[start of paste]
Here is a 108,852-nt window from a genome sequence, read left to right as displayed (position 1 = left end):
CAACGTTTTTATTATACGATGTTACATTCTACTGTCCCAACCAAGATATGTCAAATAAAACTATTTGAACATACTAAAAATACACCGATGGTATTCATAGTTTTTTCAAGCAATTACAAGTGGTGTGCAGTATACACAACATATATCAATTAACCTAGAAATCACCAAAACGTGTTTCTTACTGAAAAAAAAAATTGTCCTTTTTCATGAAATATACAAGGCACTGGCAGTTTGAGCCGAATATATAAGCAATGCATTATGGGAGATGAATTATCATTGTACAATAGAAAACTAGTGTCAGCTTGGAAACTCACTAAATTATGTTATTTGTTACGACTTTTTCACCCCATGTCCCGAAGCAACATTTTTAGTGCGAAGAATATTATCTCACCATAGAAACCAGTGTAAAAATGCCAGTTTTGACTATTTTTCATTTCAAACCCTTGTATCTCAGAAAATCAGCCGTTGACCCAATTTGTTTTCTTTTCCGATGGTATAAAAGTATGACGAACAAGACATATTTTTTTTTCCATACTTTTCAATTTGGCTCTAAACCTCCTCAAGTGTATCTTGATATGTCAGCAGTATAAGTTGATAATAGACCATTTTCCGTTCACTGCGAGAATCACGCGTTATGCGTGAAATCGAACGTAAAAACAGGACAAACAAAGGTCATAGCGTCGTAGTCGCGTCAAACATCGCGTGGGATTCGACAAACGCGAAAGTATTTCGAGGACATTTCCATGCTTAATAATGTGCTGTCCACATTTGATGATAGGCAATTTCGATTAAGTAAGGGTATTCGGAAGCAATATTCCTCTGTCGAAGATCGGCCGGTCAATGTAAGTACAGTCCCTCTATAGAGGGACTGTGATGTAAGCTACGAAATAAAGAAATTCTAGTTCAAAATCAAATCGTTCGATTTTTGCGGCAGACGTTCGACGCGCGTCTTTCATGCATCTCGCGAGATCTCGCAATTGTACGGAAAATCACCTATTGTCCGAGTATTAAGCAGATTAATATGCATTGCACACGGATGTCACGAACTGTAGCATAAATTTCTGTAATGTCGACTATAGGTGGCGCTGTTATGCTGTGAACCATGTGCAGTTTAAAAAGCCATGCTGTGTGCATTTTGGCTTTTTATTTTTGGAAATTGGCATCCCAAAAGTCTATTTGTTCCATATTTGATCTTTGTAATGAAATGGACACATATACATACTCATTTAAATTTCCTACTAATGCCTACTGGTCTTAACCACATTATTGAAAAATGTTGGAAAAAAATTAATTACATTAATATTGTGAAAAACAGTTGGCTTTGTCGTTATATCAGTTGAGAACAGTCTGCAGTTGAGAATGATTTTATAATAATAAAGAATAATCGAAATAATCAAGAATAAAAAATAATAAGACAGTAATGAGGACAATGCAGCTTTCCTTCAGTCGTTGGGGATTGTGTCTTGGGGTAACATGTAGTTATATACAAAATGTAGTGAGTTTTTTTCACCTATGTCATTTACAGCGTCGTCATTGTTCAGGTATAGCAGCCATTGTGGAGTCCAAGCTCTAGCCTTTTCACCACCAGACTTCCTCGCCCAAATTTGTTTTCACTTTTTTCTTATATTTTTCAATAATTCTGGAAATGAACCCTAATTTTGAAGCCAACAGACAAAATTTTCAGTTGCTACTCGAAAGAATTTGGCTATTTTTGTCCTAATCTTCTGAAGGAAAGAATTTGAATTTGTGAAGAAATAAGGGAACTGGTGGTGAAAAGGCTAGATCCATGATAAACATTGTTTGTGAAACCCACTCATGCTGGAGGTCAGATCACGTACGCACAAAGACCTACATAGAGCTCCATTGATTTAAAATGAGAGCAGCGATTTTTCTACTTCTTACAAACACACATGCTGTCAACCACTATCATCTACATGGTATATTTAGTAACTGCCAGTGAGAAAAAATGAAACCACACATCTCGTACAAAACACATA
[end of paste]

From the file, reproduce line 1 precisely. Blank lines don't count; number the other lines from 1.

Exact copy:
Here is a 108,852-nt window from a genome sequence, read left to right as displayed (position 1 = left end):